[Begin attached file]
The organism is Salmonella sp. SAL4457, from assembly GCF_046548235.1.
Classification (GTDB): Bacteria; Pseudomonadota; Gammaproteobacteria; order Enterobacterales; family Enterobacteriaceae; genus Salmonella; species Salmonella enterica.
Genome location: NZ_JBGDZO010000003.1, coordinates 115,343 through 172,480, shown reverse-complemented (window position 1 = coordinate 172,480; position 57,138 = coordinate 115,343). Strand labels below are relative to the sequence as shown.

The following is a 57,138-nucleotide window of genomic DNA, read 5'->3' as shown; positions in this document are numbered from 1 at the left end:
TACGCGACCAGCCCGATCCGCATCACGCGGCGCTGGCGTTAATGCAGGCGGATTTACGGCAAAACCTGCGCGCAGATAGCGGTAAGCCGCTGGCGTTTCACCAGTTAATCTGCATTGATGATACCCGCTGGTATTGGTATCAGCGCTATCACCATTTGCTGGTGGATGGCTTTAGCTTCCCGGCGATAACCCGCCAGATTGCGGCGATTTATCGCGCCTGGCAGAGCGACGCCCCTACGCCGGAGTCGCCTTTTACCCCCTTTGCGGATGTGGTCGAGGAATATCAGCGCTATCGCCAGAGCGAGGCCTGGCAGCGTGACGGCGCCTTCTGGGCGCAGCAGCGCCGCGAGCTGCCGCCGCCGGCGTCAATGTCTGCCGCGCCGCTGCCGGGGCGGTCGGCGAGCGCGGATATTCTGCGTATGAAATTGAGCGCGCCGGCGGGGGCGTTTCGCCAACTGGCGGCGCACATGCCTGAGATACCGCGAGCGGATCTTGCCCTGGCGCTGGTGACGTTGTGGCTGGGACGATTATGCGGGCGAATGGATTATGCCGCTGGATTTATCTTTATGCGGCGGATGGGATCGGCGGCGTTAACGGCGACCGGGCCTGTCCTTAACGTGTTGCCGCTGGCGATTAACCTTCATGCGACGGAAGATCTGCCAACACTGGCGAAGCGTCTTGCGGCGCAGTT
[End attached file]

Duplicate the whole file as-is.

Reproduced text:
The organism is Salmonella sp. SAL4457, from assembly GCF_046548235.1.
Classification (GTDB): Bacteria; Pseudomonadota; Gammaproteobacteria; order Enterobacterales; family Enterobacteriaceae; genus Salmonella; species Salmonella enterica.
Genome location: NZ_JBGDZO010000003.1, coordinates 115,343 through 172,480, shown reverse-complemented (window position 1 = coordinate 172,480; position 57,138 = coordinate 115,343). Strand labels below are relative to the sequence as shown.

The following is a 57,138-nucleotide window of genomic DNA, read 5'->3' as shown; positions in this document are numbered from 1 at the left end:
TACGCGACCAGCCCGATCCGCATCACGCGGCGCTGGCGTTAATGCAGGCGGATTTACGGCAAAACCTGCGCGCAGATAGCGGTAAGCCGCTGGCGTTTCACCAGTTAATCTGCATTGATGATACCCGCTGGTATTGGTATCAGCGCTATCACCATTTGCTGGTGGATGGCTTTAGCTTCCCGGCGATAACCCGCCAGATTGCGGCGATTTATCGCGCCTGGCAGAGCGACGCCCCTACGCCGGAGTCGCCTTTTACCCCCTTTGCGGATGTGGTCGAGGAATATCAGCGCTATCGCCAGAGCGAGGCCTGGCAGCGTGACGGCGCCTTCTGGGCGCAGCAGCGCCGCGAGCTGCCGCCGCCGGCGTCAATGTCTGCCGCGCCGCTGCCGGGGCGGTCGGCGAGCGCGGATATTCTGCGTATGAAATTGAGCGCGCCGGCGGGGGCGTTTCGCCAACTGGCGGCGCACATGCCTGAGATACCGCGAGCGGATCTTGCCCTGGCGCTGGTGACGTTGTGGCTGGGACGATTATGCGGGCGAATGGATTATGCCGCTGGATTTATCTTTATGCGGCGGATGGGATCGGCGGCGTTAACGGCGACCGGGCCTGTCCTTAACGTGTTGCCGCTGGCGATTAACCTTCATGCGACGGAAGATCTGCCAACACTGGCGAAGCGTCTTGCGGCGCAGTT